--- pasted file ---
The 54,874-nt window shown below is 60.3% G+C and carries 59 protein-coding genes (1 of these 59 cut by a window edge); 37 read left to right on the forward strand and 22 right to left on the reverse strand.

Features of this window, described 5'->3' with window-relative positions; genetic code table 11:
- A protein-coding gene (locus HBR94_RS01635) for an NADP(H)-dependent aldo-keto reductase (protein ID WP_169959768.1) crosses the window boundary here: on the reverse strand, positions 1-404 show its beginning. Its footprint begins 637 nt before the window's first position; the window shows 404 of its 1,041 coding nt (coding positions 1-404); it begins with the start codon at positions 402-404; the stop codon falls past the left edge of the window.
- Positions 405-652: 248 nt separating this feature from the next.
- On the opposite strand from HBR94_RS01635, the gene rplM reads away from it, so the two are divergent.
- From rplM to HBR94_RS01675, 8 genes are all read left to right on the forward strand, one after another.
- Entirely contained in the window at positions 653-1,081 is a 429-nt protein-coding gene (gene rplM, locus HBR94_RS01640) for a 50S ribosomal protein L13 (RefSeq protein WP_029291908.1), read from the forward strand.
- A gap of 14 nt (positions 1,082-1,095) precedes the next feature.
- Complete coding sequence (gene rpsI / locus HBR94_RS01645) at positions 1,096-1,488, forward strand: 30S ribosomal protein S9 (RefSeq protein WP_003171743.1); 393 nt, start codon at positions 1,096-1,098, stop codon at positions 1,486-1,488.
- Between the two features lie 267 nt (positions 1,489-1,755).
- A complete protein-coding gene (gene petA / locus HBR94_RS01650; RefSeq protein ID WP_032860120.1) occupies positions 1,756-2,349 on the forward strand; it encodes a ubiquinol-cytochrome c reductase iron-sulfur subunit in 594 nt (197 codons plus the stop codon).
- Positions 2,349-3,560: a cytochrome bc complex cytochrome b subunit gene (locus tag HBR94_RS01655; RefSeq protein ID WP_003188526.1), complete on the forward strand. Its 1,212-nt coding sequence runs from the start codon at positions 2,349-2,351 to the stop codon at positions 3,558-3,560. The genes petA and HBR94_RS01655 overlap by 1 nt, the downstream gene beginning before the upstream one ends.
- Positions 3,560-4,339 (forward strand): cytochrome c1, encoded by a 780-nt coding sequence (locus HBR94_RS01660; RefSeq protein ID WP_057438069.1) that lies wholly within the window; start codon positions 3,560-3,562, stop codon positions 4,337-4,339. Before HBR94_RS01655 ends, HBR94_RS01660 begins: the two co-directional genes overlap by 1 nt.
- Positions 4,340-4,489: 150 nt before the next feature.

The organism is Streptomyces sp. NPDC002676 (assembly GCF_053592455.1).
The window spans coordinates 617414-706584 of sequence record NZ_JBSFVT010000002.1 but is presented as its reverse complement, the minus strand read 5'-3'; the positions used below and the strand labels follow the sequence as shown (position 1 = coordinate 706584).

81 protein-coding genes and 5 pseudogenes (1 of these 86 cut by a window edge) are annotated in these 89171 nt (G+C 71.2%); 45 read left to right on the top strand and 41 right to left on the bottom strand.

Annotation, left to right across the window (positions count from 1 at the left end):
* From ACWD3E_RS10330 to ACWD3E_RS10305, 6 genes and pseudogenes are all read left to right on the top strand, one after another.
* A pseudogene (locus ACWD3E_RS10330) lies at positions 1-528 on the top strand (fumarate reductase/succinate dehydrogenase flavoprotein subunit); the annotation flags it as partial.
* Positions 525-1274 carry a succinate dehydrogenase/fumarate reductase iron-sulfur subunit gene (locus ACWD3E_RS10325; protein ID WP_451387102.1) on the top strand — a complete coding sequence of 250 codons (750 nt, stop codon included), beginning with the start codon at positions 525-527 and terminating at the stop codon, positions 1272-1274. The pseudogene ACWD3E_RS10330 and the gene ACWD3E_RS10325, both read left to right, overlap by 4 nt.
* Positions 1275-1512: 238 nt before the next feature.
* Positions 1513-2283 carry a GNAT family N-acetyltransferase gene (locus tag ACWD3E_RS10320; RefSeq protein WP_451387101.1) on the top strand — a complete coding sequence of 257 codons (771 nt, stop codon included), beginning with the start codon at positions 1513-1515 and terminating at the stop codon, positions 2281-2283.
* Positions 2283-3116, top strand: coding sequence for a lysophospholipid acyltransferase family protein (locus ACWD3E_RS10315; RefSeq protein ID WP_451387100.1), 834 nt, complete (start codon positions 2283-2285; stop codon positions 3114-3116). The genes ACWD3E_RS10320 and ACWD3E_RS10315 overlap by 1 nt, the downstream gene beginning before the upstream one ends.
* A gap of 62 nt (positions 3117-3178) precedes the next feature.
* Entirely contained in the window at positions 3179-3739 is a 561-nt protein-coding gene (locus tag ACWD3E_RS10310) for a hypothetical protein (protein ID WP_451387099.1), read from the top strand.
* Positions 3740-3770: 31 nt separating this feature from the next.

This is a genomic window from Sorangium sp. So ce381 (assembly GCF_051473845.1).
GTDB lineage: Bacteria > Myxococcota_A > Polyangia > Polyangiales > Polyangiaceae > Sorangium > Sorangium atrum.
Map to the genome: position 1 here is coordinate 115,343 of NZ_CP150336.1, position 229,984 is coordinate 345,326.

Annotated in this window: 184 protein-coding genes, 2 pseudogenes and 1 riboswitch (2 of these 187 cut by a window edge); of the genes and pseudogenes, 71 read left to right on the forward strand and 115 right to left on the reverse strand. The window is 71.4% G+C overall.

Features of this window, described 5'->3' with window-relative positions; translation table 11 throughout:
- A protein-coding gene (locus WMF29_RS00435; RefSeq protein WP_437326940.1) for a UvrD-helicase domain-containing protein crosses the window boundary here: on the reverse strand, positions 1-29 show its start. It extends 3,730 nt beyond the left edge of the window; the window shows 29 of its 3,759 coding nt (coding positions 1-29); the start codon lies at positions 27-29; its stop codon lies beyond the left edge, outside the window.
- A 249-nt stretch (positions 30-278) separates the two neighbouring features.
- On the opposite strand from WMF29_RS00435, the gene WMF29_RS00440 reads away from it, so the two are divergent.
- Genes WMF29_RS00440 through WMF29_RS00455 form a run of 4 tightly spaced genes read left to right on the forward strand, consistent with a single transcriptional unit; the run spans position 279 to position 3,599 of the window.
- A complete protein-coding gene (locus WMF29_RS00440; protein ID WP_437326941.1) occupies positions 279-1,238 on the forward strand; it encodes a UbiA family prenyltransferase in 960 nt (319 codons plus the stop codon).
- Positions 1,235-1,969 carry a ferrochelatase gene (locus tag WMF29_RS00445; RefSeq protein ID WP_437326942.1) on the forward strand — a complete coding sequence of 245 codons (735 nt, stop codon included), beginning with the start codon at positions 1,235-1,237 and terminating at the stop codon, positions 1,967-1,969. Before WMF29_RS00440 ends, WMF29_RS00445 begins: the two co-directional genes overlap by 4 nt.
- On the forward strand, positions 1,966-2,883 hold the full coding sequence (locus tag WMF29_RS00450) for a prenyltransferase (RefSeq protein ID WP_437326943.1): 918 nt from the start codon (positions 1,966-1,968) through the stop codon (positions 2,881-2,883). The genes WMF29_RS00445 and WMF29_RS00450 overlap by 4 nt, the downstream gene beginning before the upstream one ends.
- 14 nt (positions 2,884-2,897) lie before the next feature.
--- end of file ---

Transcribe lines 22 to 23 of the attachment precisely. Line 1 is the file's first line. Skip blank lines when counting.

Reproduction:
* Positions 1275-1512: 238 nt before the next feature.
* Positions 1513-2283 carry a GNAT family N-acetyltransferase gene (locus tag ACWD3E_RS10320; RefSeq protein WP_451387101.1) on the top strand — a complete coding sequence of 257 codons (771 nt, stop codon included), beginning with the start codon at positions 1513-1515 and terminating at the stop codon, positions 2281-2283.